717 F2d 1189 American States Insurance Company v. Southwest Aircraft Leasing Inc a

717 F.2d 1189

SOUTHWEST AIRCRAFT LEASING INC., a corporation, and Barbee
Lee Bellows, personal representative of the estate
of Howard A. Bellows, deceased, and the
United States of America, Appellees.

No. 82-2438-MN.

United States Court of Appeals,
Eighth Circuit.

Argued June 14, 1983.
Decided Sept. 14, 1983.

Dean K. Johnson, Dean K. Johnson Law Offices, Bloomington, Minn., for appellant.

J. Paul McGrath, Asst. Atty. Gen., Washington, D.C., John M. Lee, Asst. U.S. Atty., Minneapolis, Minn., Gary W. Allen, Asst. Director, Torts Branch, Dept. of Justice, Washington, D.C., for appellees.

Before LAY, Chief Judge, SWYGERT, Senior Circuit Judge,1 and ARNOLD, Circuit Judge.


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On July 12, 1978 an airplane piloted by Howard Bellows crashed near Faribault, Minnesota, after flying into an area of heavy thunderstorms. The pilot and five passengers were killed in the crash. At the time of the accident the aircraft was being leased to Ranenhorst, Bellows & Associates, Inc., a Minnesota agricultural business concern, by Southwest Aircraft Leasing, Inc. ("Southwest"). American States Insurance Company ("American States") had issued Southwest a policy of insurance covering liabilities for personal injury and property damage from use of the aircraft. Following the accident Southwest attempted to recover under the policy. American States denied coverage, claiming that Bellows's lack of a current medical certificate served to negate coverage under exclusions contained in the policy.


American States initiated this declaratory judgment action against Southwest and the United States2 seeking a determination as to its obligation to provide liability coverage to Southwest for the government's counterclaim.


American States contended in the district court that although Bellows possessed a valid pilot's certificate, his failure to renew his medical certificate (which had expired approximately six months before the accident) excluded the airplane from coverage under the express provisions of the policy. The district court disagreed, holding that the language of the American States insurance policy did not incorporate the medical certificate requirement into its exclusionary clause, and that, regardless of the language of the policy, American States is prohibited, under Minnesota Statute Section 60 A.081, from declining coverage on the basis of an expired medical certificate. We conclude that the district court did not err in its analysis of the insurance policy exclusions and we affirm on that basis.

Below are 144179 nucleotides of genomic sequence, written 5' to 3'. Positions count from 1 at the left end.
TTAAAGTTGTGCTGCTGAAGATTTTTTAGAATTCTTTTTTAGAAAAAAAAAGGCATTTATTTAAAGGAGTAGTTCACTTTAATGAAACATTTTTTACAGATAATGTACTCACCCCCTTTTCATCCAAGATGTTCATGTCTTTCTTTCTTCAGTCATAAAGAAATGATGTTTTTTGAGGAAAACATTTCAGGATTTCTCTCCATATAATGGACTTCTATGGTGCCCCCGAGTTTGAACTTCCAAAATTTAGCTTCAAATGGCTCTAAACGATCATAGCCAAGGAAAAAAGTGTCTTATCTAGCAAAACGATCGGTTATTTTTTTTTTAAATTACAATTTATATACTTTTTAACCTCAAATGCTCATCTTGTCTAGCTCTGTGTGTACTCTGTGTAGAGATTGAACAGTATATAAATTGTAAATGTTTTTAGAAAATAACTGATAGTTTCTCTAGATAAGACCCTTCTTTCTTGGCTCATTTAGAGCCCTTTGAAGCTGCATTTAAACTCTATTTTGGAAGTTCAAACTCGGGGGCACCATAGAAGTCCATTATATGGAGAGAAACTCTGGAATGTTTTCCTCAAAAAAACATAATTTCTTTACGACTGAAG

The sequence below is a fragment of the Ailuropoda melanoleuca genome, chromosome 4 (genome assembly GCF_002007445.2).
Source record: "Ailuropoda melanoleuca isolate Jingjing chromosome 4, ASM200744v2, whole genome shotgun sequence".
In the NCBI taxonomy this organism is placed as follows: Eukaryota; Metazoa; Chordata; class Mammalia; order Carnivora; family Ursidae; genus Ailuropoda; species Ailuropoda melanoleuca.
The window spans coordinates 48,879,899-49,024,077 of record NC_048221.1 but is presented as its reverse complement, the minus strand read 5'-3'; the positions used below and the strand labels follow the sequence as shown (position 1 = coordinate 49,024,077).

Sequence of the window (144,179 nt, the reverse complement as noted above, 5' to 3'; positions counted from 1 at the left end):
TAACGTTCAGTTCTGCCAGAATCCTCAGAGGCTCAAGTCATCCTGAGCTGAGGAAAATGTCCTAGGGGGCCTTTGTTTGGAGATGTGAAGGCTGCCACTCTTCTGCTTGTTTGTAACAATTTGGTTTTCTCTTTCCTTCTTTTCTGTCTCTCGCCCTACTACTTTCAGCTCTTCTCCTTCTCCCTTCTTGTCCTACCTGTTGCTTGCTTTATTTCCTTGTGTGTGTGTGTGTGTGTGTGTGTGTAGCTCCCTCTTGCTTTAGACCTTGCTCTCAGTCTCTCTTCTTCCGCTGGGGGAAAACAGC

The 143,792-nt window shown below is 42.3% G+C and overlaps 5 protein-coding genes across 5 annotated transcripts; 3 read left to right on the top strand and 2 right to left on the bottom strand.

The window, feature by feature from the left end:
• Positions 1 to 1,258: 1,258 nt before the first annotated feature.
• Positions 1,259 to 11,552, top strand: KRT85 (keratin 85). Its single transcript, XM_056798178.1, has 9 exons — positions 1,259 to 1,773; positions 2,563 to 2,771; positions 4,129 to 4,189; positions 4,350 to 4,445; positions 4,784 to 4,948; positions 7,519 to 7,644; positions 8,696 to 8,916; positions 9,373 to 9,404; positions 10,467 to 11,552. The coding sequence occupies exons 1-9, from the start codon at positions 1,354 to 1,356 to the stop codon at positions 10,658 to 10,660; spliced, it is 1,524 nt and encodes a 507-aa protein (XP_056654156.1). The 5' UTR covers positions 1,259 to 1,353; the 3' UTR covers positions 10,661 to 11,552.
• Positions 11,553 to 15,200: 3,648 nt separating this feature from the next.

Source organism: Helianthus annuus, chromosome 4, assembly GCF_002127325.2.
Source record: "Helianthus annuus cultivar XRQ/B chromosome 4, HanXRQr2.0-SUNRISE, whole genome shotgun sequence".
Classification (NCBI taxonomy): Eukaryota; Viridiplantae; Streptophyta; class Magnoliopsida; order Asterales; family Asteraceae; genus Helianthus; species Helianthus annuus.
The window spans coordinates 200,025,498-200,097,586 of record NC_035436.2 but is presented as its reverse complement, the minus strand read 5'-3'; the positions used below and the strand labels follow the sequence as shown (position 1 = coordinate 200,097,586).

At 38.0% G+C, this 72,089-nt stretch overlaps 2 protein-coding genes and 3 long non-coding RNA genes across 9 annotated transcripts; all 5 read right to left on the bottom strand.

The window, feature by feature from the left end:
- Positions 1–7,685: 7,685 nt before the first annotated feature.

The policy provisions at issue are, in pertinent part, as follows:

Exclusion No. 2:


This policy does not apply ...


2. to any occurrence or to any loss or damage occurring when the aircraft is operated in flight by other than the pilot or pilots set forth under Item 7 of the Declarations;

Declaration No. 7:


Pilot Clause. Only the following pilot or pilots holding valid and effective pilot and medical certificates with ratings as required by the Federal Aviation Administration for the flight involved will operate the aircraft in flight: See Endorsement No. 2.